The McKinney-Vento Homeless Assistance Act under ESSA is designed to support homeless students to enroll, attend, and succeed in school. Unlike HUD’s definition of homeless, the term “homeless children and youth” under the McKinney-Vento Act includes unaccompanied students and migratory children. Beginning in 2016, local education agencies (LEA) were tasked with identifying liaisons to carry out the duties of the Act. Liaisons typically work closely with families, schools, shelters, and community organizations to ensure students’ educational rights are protected and that their needs are met. However, due to the complexity of this issue, it is often difficult, and almost impossible, for just one person to address homeless students’ needs in schools. Nearly 90 percent of liaisons have reported they spend only half of their time or less on their responsibilities as liaisons. Equally troubling, 34 percent reported they are the only person in their district who receives training to help identify and intervene with homelessness. Further, key challenges were reported including lack of funding; lack of time, staff and resources; lack of community awareness; and inability to find safe places for homeless students before and after school. Combined, these challenges compromise the efficacy of the Act and raise questions about the many homeless students left in the dark.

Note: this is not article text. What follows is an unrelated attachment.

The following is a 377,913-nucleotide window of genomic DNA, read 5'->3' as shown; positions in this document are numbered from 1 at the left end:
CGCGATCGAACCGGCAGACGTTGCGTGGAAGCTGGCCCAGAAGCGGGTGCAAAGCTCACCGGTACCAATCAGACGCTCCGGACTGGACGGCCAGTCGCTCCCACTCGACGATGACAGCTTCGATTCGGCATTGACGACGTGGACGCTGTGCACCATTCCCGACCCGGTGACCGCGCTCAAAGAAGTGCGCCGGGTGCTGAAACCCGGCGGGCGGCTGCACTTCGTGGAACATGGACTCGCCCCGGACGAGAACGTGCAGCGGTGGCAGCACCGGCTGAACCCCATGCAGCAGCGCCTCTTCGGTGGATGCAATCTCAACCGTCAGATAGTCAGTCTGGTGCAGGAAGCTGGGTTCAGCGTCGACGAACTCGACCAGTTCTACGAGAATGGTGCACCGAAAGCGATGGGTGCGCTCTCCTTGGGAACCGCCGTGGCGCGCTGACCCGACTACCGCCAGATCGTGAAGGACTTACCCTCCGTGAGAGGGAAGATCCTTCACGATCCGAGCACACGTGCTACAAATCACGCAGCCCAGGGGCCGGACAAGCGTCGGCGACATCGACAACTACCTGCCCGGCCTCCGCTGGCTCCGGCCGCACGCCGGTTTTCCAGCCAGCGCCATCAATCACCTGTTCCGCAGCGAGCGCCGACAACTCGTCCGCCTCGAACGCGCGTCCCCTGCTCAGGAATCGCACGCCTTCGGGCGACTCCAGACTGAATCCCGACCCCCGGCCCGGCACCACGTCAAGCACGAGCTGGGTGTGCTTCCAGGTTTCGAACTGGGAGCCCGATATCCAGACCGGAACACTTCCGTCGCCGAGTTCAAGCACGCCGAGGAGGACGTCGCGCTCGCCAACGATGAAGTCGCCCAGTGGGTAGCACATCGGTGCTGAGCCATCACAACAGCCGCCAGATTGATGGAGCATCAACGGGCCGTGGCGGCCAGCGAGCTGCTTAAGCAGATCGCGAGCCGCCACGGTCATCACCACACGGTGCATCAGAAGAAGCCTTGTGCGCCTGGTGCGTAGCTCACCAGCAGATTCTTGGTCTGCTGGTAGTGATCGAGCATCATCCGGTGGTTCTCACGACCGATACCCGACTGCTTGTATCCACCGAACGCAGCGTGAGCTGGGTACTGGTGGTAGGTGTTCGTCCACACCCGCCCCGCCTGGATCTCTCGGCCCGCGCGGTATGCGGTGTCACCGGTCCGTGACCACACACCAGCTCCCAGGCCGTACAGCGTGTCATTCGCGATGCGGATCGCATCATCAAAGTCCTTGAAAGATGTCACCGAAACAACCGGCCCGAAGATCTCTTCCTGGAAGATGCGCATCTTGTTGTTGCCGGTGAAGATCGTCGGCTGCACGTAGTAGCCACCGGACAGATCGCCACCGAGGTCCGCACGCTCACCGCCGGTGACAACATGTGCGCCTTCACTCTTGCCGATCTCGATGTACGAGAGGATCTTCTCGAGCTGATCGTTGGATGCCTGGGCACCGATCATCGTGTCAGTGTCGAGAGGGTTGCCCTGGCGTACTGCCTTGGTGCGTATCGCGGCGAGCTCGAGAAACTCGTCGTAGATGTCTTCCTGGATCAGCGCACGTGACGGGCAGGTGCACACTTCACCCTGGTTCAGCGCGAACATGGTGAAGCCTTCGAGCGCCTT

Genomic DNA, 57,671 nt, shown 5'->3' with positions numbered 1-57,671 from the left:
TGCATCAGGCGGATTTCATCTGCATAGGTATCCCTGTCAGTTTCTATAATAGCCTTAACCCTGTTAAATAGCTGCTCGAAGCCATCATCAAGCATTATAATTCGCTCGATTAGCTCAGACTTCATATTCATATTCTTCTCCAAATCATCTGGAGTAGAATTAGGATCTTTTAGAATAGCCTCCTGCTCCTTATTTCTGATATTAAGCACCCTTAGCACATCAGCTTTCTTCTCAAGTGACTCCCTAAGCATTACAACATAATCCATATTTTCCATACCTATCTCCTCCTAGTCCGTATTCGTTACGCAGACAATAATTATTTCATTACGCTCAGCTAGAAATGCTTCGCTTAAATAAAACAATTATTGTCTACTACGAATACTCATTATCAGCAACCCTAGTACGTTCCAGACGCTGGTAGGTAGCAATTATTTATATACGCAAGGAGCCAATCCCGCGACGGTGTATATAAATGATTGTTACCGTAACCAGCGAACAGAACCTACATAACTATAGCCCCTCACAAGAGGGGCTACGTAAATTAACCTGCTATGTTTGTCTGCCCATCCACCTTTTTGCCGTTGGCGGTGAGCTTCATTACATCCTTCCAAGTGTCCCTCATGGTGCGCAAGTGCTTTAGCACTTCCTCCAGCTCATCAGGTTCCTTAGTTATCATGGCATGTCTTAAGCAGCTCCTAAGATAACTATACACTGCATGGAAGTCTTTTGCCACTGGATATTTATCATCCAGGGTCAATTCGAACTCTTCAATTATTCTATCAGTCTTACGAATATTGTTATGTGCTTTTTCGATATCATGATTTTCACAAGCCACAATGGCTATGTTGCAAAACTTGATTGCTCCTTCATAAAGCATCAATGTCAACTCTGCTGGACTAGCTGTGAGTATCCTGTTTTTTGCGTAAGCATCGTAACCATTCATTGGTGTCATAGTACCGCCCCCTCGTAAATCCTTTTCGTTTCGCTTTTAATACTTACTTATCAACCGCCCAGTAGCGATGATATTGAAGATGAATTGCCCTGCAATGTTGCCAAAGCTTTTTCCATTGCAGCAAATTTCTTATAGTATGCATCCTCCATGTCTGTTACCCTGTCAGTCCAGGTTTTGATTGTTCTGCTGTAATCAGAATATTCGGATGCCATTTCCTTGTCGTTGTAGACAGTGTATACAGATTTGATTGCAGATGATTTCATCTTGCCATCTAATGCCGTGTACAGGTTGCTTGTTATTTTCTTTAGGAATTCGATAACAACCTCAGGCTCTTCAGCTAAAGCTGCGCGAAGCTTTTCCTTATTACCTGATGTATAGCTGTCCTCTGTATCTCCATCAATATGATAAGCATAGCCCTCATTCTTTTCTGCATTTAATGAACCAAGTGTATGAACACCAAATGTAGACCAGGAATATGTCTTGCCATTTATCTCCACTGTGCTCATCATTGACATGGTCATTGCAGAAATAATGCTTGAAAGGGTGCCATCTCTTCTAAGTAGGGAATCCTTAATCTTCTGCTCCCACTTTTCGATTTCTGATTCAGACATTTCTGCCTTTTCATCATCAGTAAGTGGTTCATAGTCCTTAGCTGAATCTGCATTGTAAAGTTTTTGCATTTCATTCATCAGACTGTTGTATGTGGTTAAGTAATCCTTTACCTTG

The Path Forward

The implementation of ESSA has encouraged school leaders to think more deeply about the outcomes of students experiencing homelessness. This population needs a variety of concrete and emotional supports, and it will take a collaborative effort, not one liaison, to truly overcome this challenge.